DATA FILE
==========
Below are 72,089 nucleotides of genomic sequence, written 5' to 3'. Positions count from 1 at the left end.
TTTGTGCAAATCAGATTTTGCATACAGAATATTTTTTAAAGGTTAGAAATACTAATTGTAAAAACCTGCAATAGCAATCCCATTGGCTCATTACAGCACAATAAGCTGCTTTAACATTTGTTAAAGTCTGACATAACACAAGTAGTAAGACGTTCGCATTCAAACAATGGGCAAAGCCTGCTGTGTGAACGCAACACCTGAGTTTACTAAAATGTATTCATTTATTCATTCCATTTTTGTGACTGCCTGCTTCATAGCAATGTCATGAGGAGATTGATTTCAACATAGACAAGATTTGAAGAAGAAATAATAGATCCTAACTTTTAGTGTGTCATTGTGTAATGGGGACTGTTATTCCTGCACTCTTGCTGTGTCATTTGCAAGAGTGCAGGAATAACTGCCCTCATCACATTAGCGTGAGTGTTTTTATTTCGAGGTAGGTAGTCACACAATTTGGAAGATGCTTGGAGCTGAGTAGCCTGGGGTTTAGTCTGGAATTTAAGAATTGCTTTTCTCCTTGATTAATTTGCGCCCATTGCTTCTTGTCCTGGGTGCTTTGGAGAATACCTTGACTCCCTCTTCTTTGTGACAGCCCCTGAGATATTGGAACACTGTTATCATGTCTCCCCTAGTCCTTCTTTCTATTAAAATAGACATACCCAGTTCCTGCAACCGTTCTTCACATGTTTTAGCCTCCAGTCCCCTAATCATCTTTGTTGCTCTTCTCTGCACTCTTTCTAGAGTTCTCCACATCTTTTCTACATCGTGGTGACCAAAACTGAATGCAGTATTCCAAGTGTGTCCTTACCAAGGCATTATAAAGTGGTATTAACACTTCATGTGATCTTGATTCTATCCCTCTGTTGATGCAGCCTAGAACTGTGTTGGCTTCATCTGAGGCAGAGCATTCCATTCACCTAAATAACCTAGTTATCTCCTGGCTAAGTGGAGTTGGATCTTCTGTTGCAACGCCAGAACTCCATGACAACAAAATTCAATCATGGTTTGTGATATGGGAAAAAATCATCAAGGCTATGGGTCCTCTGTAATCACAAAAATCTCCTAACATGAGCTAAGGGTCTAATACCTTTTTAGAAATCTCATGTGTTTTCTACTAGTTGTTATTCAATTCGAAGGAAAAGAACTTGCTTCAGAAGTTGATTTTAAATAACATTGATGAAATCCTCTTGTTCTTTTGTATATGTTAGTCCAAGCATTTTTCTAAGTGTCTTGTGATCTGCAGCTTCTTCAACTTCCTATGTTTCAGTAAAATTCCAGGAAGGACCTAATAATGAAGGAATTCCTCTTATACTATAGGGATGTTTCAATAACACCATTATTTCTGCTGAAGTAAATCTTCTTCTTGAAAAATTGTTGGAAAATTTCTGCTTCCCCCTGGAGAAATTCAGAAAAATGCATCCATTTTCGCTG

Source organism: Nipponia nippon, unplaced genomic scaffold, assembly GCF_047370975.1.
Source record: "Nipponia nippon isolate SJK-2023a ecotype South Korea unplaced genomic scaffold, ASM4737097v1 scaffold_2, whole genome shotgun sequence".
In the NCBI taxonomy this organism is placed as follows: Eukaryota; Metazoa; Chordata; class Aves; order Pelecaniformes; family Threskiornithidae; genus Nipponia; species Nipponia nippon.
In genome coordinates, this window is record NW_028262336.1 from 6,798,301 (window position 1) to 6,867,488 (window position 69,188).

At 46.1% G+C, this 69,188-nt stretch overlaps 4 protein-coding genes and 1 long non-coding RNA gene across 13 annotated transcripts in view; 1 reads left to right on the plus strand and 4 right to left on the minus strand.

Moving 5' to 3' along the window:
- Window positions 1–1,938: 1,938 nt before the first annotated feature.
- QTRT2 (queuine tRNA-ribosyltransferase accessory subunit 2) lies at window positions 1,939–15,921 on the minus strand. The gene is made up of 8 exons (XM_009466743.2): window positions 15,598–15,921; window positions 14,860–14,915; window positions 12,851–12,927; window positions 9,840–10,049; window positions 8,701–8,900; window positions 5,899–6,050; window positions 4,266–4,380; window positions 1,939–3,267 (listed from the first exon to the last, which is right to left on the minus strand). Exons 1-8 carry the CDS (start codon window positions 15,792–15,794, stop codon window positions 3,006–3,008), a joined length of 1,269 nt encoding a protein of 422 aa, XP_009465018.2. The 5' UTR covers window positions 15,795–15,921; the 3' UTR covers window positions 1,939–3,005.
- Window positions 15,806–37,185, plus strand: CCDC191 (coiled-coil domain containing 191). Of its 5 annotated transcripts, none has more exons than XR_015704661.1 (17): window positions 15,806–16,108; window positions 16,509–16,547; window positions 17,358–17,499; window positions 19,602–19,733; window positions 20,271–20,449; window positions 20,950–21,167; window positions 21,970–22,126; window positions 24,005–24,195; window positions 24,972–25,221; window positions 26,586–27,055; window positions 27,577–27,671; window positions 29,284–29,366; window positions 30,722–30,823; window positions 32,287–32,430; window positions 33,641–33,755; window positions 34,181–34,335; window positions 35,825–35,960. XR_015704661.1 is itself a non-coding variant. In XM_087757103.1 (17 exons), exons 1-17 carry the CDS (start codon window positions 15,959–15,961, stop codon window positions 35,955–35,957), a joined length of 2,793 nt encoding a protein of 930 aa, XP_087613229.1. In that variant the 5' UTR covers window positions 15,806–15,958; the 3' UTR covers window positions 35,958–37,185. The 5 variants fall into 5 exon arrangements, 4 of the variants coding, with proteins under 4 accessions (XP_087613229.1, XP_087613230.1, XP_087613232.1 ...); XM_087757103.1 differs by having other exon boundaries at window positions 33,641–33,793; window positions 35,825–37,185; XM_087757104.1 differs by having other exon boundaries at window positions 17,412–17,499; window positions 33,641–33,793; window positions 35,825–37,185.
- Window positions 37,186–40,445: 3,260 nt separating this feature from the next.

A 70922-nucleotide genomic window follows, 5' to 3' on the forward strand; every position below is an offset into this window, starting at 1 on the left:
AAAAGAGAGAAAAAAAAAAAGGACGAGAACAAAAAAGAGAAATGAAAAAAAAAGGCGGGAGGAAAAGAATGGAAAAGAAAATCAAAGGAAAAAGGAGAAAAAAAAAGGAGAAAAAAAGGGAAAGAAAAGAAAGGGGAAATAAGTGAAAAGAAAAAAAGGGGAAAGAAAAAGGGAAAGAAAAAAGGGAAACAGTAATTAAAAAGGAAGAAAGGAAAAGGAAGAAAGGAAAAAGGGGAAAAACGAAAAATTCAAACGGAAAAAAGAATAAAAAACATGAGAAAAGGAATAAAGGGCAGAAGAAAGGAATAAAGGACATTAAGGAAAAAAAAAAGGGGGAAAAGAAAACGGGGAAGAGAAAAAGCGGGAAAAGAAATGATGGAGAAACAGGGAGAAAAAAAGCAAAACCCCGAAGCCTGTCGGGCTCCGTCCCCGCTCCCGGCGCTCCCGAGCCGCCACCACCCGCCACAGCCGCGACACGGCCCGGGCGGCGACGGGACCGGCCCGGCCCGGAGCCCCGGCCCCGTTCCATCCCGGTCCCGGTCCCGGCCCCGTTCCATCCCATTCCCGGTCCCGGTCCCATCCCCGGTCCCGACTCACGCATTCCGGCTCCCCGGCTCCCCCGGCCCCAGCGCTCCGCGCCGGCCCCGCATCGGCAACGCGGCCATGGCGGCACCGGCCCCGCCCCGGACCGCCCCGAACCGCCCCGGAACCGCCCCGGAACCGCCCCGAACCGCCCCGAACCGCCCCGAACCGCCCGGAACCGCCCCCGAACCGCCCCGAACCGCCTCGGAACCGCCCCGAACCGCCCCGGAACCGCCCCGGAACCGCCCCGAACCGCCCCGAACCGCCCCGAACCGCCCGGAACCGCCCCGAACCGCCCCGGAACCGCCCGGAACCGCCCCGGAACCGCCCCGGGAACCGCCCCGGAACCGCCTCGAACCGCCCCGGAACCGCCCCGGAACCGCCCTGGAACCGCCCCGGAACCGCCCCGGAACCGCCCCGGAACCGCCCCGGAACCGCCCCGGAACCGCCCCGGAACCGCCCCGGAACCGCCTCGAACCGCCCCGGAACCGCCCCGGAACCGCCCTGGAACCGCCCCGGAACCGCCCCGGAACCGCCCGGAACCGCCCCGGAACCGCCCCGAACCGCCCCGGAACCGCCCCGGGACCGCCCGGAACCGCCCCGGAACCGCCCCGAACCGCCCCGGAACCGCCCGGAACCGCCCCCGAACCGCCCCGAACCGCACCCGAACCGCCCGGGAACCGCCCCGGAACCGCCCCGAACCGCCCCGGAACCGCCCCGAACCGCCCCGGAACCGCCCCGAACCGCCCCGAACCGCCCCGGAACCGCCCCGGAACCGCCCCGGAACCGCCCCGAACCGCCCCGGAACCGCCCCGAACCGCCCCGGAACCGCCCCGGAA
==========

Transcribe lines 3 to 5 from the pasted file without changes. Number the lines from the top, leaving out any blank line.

Source organism: Nipponia nippon, unplaced genomic scaffold, assembly GCF_047370975.1.
Source record: "Nipponia nippon isolate SJK-2023a ecotype South Korea unplaced genomic scaffold, ASM4737097v1 scaffold_2, whole genome shotgun sequence".
In the NCBI taxonomy this organism is placed as follows: Eukaryota; Metazoa; Chordata; class Aves; order Pelecaniformes; family Threskiornithidae; genus Nipponia; species Nipponia nippon.